But those are pretty high standards, and there aren’t many that meet those just yet. Now it’s moving so incredibly quickly that I wouldn’t be surprised to soon see some deployments that met these characteristics. The industry’s just recognizing that this is so hugely important to their competitive positioning and customer loyalty that they’re getting or not getting from their customers.
What do you foresee as the next chapter in mobile and customer care?
The next chapter is something that we would call integrated mobile customer care, where you have the ability to seamlessly transition from a web or mobile app to voice and to an agent and back. For example, if you’re in an application and you’re doing an airline reservation and having trouble with it, you go to the next page for help instead of calling a number. You can have a web chat or a texting session with an agent and at some point on video when everyone’s mobile phones are enabled. You get access to that agent and get information from the contact center because it’s integrated, and you know how long the wait will be. If it’s too long, you can schedule a call back. When you do reach an agent live, that agent knows exactly where you’re coming from and what applications and portions of the applications you’re in. If you were trying to book a flight from here to there on this date and ran into a problem, they know all of that information on who you are and where you are using location-based services.
So they’re able to much more quickly deal with your issue. You don’t have to rededicate yourself and explain what you’re trying to do. It’s a very friendly, context-rich transition from a mobile app to a live agent and then back. So let’s say that you want to go back to the offered survey. There’s no reason why that survey can’t be offered on the mobile phone, which is a much easier and quicker way to do it.
So we see a simple construction around the mobile experience and an associated phone call. No more IVR audio menus; it’s all visual. No more trying to remember 1-800 numbers, no more have to repeat context from one interaction channel to the next. If you take advantage of the inherent location-based information available from mobile devices you can do some interesting things as well. There is an opportunity for some truly incredible customer experiences, and technologically we can do all of that now. It’s just a matter of some leaders investing to make this happen and set the example for a higher degree of customer service from the mobile world.
Before we conclude is there anything else that you wish to add?
The key for us is that too many folks are taking a static view in an attempt to do a onetime catch up to better compete in the battleground of customer experience. We think that the right organizations are viewing this as an ongoing process, and they recognize that the market is changing so quickly and consumer demands are changing so quickly that to deploy in a static approach is really a mistake. You need to keep checking your assumptions and keep checking your customers to ensure that are expecting what you think they’re expecting, and only then can you make sure that what you’re delivering is meeting the needs that are out there. As a last word, I would add that this is also a very interesting and fun area of the technology industry that is easy to be passionate about because we are all customers and completely understand what a great customer experience is all about and it is extremely rewarding to help organizations have a positive impact on the experience they are giving their customers.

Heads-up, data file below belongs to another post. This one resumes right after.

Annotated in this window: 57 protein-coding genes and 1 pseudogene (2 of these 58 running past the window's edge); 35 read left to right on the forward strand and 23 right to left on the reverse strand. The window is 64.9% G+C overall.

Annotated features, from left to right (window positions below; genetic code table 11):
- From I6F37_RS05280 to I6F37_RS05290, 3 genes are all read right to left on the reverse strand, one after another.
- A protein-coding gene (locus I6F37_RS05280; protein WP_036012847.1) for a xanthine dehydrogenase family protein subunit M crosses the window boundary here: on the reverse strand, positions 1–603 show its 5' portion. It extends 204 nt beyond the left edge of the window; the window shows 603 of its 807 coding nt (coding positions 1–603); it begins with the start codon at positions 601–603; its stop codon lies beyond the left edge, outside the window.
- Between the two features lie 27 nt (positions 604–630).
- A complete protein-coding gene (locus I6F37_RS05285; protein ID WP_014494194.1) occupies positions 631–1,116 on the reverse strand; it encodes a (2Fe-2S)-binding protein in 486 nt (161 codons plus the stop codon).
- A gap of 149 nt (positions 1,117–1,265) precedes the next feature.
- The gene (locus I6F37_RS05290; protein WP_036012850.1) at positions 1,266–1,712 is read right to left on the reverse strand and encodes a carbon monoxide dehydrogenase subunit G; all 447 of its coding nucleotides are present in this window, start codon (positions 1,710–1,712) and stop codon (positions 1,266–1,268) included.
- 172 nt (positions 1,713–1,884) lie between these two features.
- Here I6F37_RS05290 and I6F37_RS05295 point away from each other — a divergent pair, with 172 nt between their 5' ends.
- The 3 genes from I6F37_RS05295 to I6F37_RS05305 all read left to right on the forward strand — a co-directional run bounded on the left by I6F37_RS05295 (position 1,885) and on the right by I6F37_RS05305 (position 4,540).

Frank Tersigni travels more than one hundred days a year, spending time with contact center directors and managers who are taking on the challenges of multi-channel interaction support and social media. These are still early days for many, but the message is clear: customers want to interact with customer support when and how they choose. Tersigni has spent his career helping companies evolve their communication processes—both with customers and internally—as new technology has emerged. He has held executive positions within IBM Canada/LGS, NetDriven Solutions, VoiceGenie Technologies, Genesys Labs and Got Corporation. He was a co-founder of CallPro Canada, a leading provider of multi-media customer interaction management solutions. At Altivon, Tersigni leads a team dedicated to providing the best contact center solution and consulting services for each company’s particular needs.
Katheryn Sillo is a part of the Content and Programming team at Argyle Executive Forum. In this role, Katheryn works on content development and speaker recruitment for events, specializing in the Human Resources space. Additionally, Katheryn oversees the content platform, Argyle Journal. She holds a Bachelor’s degree in English with a concentration in Journalism and minor in Political Science from Fairfield University, where she was captain of the Division I Rowing Team and on the executive cabinet for the Fairfield University Student Association.